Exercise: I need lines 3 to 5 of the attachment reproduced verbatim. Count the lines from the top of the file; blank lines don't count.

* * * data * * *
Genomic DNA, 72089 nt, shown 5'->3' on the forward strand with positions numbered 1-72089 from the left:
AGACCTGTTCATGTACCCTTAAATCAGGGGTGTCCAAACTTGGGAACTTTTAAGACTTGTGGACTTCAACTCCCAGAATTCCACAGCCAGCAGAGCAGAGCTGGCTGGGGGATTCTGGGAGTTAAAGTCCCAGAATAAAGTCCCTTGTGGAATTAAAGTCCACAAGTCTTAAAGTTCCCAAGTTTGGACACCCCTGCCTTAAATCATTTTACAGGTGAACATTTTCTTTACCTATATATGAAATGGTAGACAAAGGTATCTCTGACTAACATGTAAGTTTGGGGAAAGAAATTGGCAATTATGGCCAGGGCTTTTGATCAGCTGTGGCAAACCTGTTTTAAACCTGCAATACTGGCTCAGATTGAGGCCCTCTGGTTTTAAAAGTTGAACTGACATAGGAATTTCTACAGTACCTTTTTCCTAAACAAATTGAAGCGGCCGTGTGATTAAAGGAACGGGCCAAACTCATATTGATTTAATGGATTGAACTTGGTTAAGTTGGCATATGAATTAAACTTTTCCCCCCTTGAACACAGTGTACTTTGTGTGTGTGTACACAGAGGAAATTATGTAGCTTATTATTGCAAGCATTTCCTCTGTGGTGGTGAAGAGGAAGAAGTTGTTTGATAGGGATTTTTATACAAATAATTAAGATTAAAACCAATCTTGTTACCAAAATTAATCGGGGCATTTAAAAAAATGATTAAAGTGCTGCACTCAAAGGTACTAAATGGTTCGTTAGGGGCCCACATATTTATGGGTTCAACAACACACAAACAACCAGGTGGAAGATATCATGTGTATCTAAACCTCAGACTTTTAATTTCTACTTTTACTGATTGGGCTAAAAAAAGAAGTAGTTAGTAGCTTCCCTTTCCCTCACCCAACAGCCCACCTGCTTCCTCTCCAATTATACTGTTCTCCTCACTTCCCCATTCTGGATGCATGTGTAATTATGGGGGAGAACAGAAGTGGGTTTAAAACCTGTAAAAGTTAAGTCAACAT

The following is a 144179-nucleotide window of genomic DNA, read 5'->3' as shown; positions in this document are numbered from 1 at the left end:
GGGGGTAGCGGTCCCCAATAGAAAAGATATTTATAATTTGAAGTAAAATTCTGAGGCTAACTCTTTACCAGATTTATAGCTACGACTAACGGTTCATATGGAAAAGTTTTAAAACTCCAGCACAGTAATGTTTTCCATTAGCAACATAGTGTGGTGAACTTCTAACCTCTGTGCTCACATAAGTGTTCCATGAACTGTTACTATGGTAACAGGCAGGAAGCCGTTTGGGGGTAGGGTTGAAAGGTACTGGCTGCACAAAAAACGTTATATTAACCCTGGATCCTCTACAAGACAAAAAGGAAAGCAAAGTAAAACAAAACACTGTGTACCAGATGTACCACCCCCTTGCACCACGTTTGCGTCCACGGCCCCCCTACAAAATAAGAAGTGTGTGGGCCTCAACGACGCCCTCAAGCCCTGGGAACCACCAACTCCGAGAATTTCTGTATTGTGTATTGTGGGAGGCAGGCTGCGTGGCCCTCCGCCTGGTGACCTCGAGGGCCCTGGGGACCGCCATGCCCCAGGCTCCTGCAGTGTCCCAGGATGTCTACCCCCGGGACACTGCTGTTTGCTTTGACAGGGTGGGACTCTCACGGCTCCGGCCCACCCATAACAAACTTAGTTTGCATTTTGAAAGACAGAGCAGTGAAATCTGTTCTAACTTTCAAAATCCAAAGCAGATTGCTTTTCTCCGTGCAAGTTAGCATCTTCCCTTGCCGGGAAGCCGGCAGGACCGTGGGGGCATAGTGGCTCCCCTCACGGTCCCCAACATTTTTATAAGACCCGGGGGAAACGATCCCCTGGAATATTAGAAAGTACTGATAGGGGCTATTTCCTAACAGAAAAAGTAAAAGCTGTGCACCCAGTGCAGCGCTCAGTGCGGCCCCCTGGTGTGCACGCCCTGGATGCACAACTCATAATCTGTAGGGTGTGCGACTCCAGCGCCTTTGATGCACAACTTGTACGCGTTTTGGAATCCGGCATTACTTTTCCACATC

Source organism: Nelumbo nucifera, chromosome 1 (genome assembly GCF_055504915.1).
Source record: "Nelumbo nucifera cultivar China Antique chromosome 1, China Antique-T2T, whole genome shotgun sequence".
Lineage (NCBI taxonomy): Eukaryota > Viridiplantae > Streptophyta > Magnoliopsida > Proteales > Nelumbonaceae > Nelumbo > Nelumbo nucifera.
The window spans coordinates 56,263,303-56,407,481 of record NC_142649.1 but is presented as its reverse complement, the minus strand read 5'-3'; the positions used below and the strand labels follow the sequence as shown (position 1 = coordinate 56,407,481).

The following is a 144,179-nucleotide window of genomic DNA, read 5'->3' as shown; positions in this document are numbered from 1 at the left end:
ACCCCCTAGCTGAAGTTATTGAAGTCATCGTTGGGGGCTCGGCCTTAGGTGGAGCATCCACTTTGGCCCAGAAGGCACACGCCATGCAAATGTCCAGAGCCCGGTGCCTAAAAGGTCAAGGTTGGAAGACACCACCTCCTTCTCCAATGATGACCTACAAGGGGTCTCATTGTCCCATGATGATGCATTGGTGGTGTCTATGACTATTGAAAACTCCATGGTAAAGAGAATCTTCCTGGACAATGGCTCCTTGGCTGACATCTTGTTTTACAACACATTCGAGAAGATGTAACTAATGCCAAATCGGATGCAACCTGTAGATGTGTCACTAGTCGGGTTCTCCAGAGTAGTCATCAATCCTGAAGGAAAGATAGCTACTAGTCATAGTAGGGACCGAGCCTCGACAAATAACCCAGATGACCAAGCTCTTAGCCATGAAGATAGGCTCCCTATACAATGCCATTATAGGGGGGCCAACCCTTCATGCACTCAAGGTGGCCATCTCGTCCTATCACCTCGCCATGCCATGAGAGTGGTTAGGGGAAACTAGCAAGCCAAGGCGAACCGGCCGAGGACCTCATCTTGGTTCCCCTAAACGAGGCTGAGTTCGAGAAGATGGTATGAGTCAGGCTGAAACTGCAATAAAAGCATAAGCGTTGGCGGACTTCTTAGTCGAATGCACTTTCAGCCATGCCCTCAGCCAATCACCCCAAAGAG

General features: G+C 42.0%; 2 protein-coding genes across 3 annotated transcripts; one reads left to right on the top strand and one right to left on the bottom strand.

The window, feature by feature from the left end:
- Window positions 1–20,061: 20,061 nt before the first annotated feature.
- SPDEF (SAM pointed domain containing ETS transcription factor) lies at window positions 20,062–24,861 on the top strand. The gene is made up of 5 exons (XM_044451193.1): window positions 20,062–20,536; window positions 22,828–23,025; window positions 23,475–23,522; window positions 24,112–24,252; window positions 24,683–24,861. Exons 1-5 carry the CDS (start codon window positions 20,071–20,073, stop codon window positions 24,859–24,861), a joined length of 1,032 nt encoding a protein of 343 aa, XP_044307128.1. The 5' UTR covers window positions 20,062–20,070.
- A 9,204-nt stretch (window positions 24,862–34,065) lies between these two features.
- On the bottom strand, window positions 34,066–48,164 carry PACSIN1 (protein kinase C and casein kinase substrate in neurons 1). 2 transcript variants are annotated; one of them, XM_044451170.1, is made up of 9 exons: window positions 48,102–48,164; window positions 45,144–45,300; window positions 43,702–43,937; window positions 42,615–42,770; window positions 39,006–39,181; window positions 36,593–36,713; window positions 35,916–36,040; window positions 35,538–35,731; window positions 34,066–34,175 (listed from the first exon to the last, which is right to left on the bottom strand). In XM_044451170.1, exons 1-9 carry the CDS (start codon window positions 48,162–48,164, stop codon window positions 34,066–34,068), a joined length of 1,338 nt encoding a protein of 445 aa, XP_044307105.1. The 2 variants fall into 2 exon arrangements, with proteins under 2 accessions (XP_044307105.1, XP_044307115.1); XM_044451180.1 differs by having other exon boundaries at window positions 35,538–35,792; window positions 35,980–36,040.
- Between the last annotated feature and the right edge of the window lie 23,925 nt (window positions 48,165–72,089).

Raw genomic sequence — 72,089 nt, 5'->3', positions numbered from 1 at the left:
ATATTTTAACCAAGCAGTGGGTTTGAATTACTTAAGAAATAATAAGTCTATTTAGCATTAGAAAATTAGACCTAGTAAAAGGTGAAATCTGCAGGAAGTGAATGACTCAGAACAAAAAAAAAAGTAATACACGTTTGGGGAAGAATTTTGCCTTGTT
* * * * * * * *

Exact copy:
The following is a 144179-nucleotide window of genomic DNA, read 5'->3' as shown; positions in this document are numbered from 1 at the left end:
GGGGGTAGCGGTCCCCAATAGAAAAGATATTTATAATTTGAAGTAAAATTCTGAGGCTAACTCTTTACCAGATTTATAGCTACGACTAACGGTTCATATGGAAAAGTTTTAAAACTCCAGCACAGTAATGTTTTCCATTAGCAACATAGTGTGGTGAACTTCTAACCTCTGTGCTCACATAAGTGTTCCATGAACTGTTACTATGGTAACAGGCAGGAAGCCGTTTGGGGGTAGGGTTGAAAGGTACTGGCTGCACAAAAAACGTTATATTAACCCTGGATCCTCTACAAGACAAAAAGGAAAGCAAAGTAAAACAAAACACTGTGTACCAGATGTACCACCCCCTTGCACCACGTTTGCGTCCACGGCCCCCCTACAAAATAAGAAGTGTGTGGGCCTCAACGACGCCCTCAAGCCCTGGGAACCACCAACTCCGAGAATTTCTGTATTGTGTATTGTGGGAGGCAGGCTGCGTGGCCCTCCGCCTGGTGACCTCGAGGGCCCTGGGGACCGCCATGCCCCAGGCTCCTGCAGTGTCCCAGGATGTCTACCCCCGGGACACTGCTGTTTGCTTTGACAGGGTGGGACTCTCACGGCTCCGGCCCACCCATAACAAACTTAGTTTGCATTTTGAAAGACAGAGCAGTGAAATCTGTTCTAACTTTCAAAATCCAAAGCAGATTGCTTTTCTCCGTGCAAGTTAGCATCTTCCCTTGCCGGGAAGCCGGCAGGACCGTGGGGGCATAGTGGCTCCCCTCACGGTCCCCAACATTTTTATAAGACCCGGGGGAAACGATCCCCTGGAATATTAGAAAGTACTGATAGGGGCTATTTCCTAACAGAAAAAGTAAAAGCTGTGCACCCAGTGCAGCGCTCAGTGCGGCCCCCTGGTGTGCACGCCCTGGATGCACAACTCATAATCTGTAGGGTGTGCGACTCCAGCGCCTTTGATGCACAACTTGTACGCGTTTTGGAATCCGGCATTACTTTTCCACATC

Source organism: Nelumbo nucifera, chromosome 1 (genome assembly GCF_055504915.1).